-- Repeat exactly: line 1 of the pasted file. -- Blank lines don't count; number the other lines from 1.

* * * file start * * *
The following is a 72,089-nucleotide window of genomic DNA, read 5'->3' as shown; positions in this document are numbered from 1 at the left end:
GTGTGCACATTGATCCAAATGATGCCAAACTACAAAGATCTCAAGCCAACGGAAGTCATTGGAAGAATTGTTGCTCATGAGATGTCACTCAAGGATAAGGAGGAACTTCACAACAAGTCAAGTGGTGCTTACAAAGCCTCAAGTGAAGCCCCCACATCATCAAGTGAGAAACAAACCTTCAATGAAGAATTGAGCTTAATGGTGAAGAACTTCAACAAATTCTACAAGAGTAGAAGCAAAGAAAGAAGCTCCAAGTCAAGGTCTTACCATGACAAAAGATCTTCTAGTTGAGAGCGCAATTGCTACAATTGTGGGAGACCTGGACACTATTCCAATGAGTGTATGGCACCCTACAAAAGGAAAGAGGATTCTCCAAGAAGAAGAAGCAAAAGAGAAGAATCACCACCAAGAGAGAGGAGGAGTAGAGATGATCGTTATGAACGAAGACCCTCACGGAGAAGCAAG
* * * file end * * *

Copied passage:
The following is a 72,089-nucleotide window of genomic DNA, read 5'->3' as shown; positions in this document are numbered from 1 at the left end: